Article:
Alan is a freshman midfielder who enrolled in January. He hails from Cicero, Illinois, and was Luka Prpa’s teammate on the Chicago Magic before switching to the Chicago Fire academy squad, where he was part of a squad that qualified for the USSDA Final Four.
Coach Bennett likes Alan’s versatility and ability to play across the entire midfield. He also welcomes Alan’s comfort level on the ball and his creative ability. Being able to complement the attacking skill Marquette already possesses is key, and his familiarity with the program from being an early enrollee should allow him to already be comfortable in the system Louis Bennett employs. With his versatility and creative skills, I’d like to see him get some time on both wings and as an attacking midfield player.
Cedrik is a freshman goalkeeper from Friedberg, Germany, who has experience in both Eintracht Frankfurt and SV Darmstadt’s youth programs, as well as being called up to the German U16 team.
Coming in with a resume like that, I assume that Cedrik will challenge senior Luis Barraza (because it wouldn’t be Marquette men’s soccer if Barraza wasn’t getting challenged, apparently) and see some time in goal during the year. Coach Bennett believes he has the quality to immediately make an impact on the team, and especially values his communication skills and ball-playing skills. Look for Cedrik to push hard in camp alongside the other keepers and see time, especially in the early season, in the net.
Lukas is a center forward, originally from Sweden and IK Frej Taby, his local club team. He enrolled early in January alongside Alan Salmeron.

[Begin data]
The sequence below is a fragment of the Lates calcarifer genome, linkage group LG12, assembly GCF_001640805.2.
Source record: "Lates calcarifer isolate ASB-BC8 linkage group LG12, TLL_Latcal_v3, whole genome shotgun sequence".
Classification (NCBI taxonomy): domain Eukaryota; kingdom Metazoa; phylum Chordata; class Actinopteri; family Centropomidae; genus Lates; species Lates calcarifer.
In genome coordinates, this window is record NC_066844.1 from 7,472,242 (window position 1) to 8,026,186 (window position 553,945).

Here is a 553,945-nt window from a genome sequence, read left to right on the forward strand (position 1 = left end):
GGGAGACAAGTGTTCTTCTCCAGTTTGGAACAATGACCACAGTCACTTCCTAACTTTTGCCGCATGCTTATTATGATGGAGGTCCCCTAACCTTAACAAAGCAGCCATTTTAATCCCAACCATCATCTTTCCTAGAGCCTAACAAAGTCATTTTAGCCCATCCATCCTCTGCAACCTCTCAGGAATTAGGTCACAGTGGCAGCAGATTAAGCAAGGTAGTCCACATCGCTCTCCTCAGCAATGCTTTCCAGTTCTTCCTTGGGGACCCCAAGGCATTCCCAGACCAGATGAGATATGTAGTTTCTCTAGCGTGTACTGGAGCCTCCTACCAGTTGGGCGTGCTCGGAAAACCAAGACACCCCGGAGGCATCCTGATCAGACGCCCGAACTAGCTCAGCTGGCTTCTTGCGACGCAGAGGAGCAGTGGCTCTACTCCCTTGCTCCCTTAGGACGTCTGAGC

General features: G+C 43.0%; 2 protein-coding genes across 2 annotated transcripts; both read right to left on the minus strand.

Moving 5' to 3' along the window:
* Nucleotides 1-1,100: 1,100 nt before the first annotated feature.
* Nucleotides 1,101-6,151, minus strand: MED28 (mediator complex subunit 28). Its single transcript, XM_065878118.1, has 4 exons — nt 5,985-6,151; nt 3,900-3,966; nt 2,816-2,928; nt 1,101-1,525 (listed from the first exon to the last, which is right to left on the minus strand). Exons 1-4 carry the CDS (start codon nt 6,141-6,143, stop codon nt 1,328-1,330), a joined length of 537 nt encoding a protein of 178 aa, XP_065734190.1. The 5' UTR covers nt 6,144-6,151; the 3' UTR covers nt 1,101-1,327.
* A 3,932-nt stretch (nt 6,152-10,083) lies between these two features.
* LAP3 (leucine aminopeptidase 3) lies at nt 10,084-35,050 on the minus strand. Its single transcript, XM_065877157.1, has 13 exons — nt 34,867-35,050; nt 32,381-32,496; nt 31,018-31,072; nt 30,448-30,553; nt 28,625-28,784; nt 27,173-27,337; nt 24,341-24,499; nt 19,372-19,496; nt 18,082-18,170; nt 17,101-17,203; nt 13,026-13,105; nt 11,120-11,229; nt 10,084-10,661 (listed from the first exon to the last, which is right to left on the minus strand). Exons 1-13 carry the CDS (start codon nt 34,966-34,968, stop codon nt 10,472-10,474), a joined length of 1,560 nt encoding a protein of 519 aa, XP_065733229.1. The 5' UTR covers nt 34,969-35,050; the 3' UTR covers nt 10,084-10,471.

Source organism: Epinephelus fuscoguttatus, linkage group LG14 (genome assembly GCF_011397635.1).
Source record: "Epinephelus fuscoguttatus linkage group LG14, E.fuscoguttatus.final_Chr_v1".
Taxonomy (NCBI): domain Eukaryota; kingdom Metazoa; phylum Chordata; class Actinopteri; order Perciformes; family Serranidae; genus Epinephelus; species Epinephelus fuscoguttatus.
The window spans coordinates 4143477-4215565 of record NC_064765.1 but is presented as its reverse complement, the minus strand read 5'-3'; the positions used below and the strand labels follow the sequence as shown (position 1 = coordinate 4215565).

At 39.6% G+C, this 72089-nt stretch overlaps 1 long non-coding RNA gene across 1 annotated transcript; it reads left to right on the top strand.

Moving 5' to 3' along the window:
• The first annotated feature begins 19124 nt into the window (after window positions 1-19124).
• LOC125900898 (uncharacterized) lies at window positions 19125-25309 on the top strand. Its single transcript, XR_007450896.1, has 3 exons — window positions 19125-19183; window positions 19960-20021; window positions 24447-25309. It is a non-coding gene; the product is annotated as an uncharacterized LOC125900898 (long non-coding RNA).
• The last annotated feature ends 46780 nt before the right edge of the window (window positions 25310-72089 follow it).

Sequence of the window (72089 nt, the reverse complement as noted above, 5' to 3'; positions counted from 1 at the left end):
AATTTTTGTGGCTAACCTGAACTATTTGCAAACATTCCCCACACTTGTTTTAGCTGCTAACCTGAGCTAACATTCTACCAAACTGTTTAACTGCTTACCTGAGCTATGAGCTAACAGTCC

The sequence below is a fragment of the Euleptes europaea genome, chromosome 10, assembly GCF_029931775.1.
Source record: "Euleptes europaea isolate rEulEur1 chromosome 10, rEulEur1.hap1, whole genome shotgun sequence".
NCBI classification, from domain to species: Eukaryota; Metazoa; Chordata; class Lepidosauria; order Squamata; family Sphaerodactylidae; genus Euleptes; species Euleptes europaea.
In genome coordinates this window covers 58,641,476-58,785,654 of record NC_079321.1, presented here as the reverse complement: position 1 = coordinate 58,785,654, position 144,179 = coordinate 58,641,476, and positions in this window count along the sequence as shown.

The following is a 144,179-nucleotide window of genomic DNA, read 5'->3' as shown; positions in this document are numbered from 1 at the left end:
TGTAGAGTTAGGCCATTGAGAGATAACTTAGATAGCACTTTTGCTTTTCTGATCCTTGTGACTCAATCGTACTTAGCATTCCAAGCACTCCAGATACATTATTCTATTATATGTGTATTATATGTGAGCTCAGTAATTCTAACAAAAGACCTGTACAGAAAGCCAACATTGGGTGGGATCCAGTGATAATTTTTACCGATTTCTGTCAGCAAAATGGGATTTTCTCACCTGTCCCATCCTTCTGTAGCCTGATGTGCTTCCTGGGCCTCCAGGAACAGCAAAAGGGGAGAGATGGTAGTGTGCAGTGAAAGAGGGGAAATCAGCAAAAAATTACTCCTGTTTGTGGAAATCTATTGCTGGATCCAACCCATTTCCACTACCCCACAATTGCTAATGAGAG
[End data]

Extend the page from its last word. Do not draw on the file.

Of Lukas, Coach Bennett says “Lukas is going to give us a definite threat and presence in the center-forward position. He’s quick and tenacious and has played at a high level in Sweden. One of his biggest assets is he’s hungry to learn and get better. This is a player we’ve been searching for quite some time. He’s a well-balanced player with a great set of tools.”
That makes me excited to see how he melds with the current roster. Having a quick center forward to receive long balls and/or crosses from the creative players Marquette already possesses will be fun to watch, and pairing him with a more dedicated target man in a two-man striking force would let him play off the target man and find space. I’m excited to see how he adapts to the US collegiate game and how well he finishes the opportunities that fall to his feet.
Leo comes to Marquette as a transfer from UW-Parkside and will be a junior center-back. Leo started 31 of 32 games for his former team, so he comes to the Golden Eagles as an experienced defending option, even if it is at Division 2. He’s an out-and-out defensive specialist, quick in tackling and athletic as well as possessing a high work rate.